Physicist Theodor Hänsch of the Max Planck Institute for Quantum Optics in Garching, Germany, proposed the optical frequency comb as far back as the 1970s. The concept is based on the fact that, unlike continuous-wave lasers, pulses from pulsed lasers contain not one, but many colors of light, each separated from its neighbors by a constant frequency interval. If there were a way to separate out each color into its own “tooth” on a comb, and to precisely know the frequency of each color, another laser could be interfered with the comb to produce beat patterns similar to those Ali Javan had demonstrated back in 1961. The frequency of the beating would reveal the unknown laser frequency. In other words, the comb would be like a meter stick for light.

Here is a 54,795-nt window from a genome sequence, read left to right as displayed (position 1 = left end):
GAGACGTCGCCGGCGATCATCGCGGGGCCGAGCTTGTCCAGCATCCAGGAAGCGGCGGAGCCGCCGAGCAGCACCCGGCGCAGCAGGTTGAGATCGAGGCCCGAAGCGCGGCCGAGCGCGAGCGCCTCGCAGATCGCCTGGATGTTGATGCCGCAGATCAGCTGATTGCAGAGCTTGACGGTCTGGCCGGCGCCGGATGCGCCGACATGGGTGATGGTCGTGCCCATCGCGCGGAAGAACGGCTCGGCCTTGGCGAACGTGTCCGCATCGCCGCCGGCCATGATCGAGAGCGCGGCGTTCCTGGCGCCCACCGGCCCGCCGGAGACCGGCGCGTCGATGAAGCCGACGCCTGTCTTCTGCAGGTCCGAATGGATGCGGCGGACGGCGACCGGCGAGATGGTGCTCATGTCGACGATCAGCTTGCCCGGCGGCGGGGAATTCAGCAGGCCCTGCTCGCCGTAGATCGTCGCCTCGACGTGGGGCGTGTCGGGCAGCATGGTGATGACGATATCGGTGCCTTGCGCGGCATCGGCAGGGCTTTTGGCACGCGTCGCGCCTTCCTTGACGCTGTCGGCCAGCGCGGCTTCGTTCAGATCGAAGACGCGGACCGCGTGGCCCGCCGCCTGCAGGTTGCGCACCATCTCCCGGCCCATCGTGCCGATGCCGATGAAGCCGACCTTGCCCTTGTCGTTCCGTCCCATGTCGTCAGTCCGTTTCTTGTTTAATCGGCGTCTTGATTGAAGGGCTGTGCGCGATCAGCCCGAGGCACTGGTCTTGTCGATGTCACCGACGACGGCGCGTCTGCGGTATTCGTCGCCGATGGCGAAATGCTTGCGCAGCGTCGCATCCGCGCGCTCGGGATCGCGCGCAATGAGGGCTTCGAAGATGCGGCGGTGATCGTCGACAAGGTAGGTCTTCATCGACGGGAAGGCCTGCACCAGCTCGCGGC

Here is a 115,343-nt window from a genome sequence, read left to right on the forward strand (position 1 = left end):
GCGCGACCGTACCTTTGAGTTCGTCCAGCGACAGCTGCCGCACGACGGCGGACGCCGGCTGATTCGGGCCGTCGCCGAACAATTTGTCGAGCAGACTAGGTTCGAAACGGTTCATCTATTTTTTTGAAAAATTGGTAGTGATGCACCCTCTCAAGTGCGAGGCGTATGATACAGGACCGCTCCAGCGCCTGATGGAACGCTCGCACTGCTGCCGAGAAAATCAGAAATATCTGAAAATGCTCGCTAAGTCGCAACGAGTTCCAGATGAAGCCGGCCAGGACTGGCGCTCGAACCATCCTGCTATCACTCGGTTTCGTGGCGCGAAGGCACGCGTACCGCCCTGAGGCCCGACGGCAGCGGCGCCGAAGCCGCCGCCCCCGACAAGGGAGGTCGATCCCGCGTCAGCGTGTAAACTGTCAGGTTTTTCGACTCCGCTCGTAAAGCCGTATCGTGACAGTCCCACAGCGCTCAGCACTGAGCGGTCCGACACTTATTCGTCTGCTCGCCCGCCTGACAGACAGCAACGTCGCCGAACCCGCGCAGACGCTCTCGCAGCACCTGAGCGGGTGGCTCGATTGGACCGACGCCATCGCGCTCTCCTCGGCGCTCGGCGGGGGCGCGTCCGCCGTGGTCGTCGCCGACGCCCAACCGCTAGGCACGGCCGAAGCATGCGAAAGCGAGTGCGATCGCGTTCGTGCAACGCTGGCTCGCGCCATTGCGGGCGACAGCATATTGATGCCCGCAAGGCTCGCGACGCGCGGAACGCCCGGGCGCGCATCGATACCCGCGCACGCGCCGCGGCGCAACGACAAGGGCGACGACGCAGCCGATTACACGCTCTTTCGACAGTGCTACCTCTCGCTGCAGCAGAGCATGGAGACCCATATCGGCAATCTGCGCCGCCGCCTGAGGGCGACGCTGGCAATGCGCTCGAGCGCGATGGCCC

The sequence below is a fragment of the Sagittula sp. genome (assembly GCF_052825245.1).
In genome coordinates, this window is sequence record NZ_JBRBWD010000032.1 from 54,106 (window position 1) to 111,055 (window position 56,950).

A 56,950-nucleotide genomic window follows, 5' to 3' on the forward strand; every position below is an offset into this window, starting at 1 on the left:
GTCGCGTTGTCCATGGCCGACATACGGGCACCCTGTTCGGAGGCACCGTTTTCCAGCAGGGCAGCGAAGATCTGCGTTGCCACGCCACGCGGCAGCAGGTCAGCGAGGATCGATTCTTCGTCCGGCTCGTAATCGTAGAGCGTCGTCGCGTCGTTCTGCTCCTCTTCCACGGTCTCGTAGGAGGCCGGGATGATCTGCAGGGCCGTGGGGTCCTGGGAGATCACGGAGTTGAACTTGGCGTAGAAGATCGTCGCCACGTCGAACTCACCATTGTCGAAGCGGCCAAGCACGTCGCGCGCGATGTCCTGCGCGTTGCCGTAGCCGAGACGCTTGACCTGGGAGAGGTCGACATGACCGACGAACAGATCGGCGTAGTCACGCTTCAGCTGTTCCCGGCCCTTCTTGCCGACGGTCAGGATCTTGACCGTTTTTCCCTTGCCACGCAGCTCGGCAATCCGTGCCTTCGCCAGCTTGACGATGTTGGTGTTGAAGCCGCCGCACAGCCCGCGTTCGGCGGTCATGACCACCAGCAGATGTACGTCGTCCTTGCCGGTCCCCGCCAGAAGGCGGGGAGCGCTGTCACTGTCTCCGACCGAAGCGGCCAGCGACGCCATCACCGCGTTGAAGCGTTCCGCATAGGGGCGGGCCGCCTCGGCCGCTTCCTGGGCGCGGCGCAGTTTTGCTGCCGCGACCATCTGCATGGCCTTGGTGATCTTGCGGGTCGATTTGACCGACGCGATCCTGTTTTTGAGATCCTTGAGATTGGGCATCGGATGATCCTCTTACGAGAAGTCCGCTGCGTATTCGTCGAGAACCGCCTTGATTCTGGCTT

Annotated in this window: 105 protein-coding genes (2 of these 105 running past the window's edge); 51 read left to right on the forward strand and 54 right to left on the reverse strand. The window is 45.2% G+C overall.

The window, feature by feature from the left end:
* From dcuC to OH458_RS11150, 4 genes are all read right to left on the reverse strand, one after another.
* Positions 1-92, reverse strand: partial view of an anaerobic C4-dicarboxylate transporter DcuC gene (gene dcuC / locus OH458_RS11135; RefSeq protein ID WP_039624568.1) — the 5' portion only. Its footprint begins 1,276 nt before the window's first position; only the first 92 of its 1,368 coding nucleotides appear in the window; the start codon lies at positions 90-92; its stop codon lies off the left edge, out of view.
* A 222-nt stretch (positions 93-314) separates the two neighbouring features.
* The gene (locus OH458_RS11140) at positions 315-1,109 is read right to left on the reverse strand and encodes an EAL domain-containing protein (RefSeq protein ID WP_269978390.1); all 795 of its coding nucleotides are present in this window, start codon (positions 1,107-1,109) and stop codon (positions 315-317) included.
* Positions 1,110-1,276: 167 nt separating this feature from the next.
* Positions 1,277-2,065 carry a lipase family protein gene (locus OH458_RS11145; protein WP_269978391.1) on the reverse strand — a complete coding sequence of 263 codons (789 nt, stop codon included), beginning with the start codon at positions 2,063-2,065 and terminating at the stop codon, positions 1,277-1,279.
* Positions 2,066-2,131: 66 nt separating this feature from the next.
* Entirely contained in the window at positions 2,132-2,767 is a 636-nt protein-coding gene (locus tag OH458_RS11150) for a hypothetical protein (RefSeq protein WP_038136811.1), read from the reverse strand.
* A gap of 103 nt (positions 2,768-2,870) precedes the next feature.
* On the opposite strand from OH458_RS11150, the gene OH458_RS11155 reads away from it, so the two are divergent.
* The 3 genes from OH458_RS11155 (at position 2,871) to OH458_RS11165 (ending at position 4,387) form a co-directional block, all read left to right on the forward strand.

Better yet, the beat pattern’s signal would be at a microwave or radio frequency, ratcheting ultrahigh optical frequencies down to a lower-frequency regime easily countable with electronics. In this way, a frequency comb would function like gears in a machine, or like the electronics in a conventional clock, converting mechanical motion into a time measurement. What once took rooms full of lasers and years to build could become a standard tool of science and commerce.